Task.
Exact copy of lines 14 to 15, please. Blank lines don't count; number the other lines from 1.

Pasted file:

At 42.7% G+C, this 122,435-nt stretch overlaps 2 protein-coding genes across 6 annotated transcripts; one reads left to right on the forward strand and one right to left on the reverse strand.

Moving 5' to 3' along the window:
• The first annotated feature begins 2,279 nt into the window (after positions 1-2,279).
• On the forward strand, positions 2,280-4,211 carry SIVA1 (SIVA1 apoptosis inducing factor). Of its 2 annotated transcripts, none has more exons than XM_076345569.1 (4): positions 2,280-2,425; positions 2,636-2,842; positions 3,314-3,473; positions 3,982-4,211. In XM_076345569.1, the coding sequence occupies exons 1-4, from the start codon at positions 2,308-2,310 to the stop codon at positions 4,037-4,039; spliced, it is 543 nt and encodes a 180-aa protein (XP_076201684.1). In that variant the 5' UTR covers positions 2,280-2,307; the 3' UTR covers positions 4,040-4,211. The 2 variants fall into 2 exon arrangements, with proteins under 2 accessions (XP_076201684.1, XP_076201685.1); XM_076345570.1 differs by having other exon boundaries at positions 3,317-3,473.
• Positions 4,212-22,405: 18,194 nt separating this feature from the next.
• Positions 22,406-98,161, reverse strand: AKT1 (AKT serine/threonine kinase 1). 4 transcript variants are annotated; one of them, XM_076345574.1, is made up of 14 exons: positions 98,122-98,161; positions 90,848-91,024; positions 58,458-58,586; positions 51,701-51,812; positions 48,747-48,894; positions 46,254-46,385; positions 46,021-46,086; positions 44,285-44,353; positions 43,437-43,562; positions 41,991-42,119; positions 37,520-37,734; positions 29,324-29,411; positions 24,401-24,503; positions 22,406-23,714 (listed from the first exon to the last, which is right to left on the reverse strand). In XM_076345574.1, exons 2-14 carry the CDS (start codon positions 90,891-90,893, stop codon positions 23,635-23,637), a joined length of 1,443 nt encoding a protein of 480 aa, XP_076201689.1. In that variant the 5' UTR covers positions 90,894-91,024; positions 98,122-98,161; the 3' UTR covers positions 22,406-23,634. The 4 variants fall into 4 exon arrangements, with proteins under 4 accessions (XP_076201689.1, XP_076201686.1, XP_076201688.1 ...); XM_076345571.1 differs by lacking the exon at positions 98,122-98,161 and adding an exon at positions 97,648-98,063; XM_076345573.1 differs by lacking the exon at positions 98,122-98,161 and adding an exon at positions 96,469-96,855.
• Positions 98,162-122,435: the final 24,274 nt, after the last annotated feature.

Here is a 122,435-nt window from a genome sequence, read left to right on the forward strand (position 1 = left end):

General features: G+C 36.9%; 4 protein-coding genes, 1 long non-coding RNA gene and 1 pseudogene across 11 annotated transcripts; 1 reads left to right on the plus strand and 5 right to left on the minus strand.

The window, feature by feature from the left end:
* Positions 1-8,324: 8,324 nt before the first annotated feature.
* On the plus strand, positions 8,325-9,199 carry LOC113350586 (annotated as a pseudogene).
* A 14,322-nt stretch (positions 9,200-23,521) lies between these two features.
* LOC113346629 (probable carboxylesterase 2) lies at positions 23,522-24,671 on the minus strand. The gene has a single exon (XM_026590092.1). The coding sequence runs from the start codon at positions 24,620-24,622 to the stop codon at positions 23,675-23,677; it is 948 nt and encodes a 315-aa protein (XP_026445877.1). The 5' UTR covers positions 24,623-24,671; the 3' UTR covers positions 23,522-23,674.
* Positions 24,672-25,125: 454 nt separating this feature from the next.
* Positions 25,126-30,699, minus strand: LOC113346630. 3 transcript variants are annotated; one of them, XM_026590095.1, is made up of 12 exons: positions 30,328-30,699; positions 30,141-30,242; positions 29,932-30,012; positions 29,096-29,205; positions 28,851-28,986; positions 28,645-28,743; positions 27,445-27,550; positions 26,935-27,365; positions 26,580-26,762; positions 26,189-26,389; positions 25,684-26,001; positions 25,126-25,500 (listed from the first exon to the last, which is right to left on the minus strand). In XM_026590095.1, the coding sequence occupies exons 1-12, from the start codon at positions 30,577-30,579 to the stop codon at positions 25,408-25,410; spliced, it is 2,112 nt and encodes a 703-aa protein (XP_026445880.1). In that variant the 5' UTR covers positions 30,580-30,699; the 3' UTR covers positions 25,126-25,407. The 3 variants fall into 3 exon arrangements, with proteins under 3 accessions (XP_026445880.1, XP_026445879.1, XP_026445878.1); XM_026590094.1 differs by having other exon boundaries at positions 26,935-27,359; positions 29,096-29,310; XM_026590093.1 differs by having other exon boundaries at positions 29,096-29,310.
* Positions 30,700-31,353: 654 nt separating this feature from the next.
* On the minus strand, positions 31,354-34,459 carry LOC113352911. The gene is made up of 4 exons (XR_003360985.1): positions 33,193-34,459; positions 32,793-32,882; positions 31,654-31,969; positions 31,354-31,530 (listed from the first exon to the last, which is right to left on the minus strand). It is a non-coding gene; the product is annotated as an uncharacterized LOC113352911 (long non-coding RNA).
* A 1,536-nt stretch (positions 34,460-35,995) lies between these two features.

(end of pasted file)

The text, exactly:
* LOC113346629 (probable carboxylesterase 2) lies at positions 23,522-24,671 on the minus strand. The gene has a single exon (XM_026590092.1). The coding sequence runs from the start codon at positions 24,620-24,622 to the stop codon at positions 23,675-23,677; it is 948 nt and encodes a 315-aa protein (XP_026445877.1). The 5' UTR covers positions 24,623-24,671; the 3' UTR covers positions 23,522-23,674.
* Positions 24,672-25,125: 454 nt separating this feature from the next.